At first I thought it was a Red Riding Hood re-telling, but after reading the snippet, I realised that it’s very much not. Rather it’s a Sapphic fantasy story that seems like it will have a decent amount of witty humour, action, and floofy lady lovin’ (fuck yeah). Plus, the cover is very pretty! Releases September 29th.
Mexican Gothic by Silvia Moreno-Garcia: Okay, so this #OwnVoices Latinx Gothic fantasy beauty takes place in 1950s Mexico, in an isolated mansion following socialites, with enigmatic visions filled with blood and doom-and-gloom, some shady and mysterious yet devilishly handsome individuals, and tons of dark, malevolent secrets hiding in the shadows. Um, can you say, yes please!!!
Bruh, this is one of the books I’m basically starving for. The premise for it sounds absolutely spectacular. The cover is sensuous and alluring while being wickedly sinister. Silvia Moreno-Garcia also has such a spectacular writing style that can be terse yet lyrical and I can only imagine how brilliantly it shall complement the gloriousness that is Gothic fiction… Bruh, I’m so ready. If I don’t get approved for the ARC, I am pre-ordering the mother-Khebber out of Mexican Gothic. Releases June 30th.
Empire of Gold by S.A. Chakraborty: Speaking of #OwnVoices books that I’m fucking obsessed with, Empire of Gold is another most-anticipated book for the whole damned year, at least what’s left of it. It’s the third and final instalment in the epically badass Islamic fantasy series, The Daevabad Trilogy. I’ve written multiple reviews for its predecessors (The City of Brass review #1 and review #2; The Kingdom of Copper review), and I’m fucking dying from anticipation to know how it’s all going to end. Not to be morbid or anything, but as a person with a heart condition and possibly a brain condition, if it kills me from the excite, I hope I die happy. Releases June 30th.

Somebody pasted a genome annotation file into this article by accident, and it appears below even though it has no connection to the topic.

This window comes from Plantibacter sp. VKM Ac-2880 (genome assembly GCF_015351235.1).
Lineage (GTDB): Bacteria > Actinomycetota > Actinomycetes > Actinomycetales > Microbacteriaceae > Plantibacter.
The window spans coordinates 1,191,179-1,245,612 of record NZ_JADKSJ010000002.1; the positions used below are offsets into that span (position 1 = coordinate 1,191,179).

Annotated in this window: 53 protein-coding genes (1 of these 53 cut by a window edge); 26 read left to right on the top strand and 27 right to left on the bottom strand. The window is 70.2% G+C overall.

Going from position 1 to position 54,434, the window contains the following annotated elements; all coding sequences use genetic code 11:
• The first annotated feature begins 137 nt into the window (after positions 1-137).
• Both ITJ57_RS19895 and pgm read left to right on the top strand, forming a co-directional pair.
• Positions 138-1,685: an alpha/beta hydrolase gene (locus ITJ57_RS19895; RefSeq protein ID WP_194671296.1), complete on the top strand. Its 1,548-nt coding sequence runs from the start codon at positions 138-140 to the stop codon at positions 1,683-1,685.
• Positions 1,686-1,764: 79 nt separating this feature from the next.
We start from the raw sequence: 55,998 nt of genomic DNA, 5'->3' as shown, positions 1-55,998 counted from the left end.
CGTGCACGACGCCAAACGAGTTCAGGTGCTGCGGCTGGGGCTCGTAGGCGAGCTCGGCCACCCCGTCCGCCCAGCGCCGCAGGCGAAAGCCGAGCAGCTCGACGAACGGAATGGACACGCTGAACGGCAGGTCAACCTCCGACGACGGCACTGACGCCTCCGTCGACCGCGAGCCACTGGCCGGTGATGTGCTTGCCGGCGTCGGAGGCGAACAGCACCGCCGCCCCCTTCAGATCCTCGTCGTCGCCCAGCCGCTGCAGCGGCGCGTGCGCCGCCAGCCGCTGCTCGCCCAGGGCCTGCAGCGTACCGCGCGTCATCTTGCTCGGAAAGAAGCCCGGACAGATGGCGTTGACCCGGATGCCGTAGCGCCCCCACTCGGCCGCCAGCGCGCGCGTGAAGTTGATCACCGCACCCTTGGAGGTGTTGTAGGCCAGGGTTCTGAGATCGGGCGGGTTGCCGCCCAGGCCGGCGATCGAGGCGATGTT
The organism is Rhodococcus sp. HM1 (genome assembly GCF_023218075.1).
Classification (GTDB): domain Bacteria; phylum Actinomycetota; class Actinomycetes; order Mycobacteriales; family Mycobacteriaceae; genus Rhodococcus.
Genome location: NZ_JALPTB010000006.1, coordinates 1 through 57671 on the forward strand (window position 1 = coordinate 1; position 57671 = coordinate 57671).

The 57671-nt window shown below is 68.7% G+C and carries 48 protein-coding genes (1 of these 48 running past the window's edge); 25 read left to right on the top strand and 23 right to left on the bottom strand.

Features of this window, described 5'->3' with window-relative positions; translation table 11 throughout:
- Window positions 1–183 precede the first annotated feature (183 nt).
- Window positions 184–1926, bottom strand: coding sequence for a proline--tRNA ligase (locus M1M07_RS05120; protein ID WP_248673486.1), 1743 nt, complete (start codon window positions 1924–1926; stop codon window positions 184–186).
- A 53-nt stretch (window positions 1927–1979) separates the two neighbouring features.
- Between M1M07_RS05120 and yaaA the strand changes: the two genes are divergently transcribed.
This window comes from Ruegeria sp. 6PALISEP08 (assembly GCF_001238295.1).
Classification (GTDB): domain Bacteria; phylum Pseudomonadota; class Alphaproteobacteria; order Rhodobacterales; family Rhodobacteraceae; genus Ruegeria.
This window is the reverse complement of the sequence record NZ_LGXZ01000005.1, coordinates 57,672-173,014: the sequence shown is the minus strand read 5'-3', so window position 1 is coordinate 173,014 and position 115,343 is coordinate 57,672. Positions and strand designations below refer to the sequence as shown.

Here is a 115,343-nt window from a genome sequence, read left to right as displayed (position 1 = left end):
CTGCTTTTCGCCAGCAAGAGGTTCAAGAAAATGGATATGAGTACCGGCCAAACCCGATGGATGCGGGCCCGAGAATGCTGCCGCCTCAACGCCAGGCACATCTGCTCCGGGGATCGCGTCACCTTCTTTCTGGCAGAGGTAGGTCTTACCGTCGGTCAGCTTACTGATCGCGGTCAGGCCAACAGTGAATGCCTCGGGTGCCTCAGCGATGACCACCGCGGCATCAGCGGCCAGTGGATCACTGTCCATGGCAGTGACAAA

The Unfinished Land by Greg Bear: This nautical type fantasy book is about a young apprentice named Reynard who is tired of the humdrum drudgery of working for his fisherman uncle in the English village of Southwold. His rare days off are filled with weird encounters with press gangs hoping to fight the Spanish Armada as well as with strangers who seem to know Reynard, one of whom casts a white shadow. When the village’s ships are commandeered, a fierce battle ensues. Afterwards, Reynard finds himself as the sole survivor. Eventually, after plot things happen, he is rescued by a galleon and becomes propelled towards an unknown, northern island known as Thule where Reynard finally learns of his dangerous destiny.